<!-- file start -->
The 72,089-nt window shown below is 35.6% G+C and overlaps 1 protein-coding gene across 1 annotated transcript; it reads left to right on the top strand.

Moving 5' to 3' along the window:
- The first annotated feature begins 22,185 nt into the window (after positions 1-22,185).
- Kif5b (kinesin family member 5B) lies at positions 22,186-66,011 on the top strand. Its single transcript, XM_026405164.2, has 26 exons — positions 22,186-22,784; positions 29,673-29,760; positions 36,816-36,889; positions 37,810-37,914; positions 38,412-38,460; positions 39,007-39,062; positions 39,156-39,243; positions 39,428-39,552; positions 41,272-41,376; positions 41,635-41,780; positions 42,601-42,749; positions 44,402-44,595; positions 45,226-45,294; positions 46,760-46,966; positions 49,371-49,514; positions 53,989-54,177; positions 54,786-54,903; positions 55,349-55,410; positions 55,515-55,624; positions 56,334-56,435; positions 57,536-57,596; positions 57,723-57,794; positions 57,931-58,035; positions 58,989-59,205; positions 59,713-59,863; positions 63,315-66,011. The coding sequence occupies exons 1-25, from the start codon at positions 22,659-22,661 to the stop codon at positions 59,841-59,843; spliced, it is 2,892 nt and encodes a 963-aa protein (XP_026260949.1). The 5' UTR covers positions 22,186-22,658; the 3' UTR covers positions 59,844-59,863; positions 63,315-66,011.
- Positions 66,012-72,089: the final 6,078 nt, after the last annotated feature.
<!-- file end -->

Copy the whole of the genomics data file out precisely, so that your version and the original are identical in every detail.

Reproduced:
The 72,089-nt window shown below is 35.6% G+C and overlaps 1 protein-coding gene across 1 annotated transcript; it reads left to right on the top strand.

Moving 5' to 3' along the window:
- The first annotated feature begins 22,185 nt into the window (after positions 1-22,185).
- Kif5b (kinesin family member 5B) lies at positions 22,186-66,011 on the top strand. Its single transcript, XM_026405164.2, has 26 exons — positions 22,186-22,784; positions 29,673-29,760; positions 36,816-36,889; positions 37,810-37,914; positions 38,412-38,460; positions 39,007-39,062; positions 39,156-39,243; positions 39,428-39,552; positions 41,272-41,376; positions 41,635-41,780; positions 42,601-42,749; positions 44,402-44,595; positions 45,226-45,294; positions 46,760-46,966; positions 49,371-49,514; positions 53,989-54,177; positions 54,786-54,903; positions 55,349-55,410; positions 55,515-55,624; positions 56,334-56,435; positions 57,536-57,596; positions 57,723-57,794; positions 57,931-58,035; positions 58,989-59,205; positions 59,713-59,863; positions 63,315-66,011. The coding sequence occupies exons 1-25, from the start codon at positions 22,659-22,661 to the stop codon at positions 59,841-59,843; spliced, it is 2,892 nt and encodes a 963-aa protein (XP_026260949.1). The 5' UTR covers positions 22,186-22,658; the 3' UTR covers positions 59,844-59,863; positions 63,315-66,011.
- Positions 66,012-72,089: the final 6,078 nt, after the last annotated feature.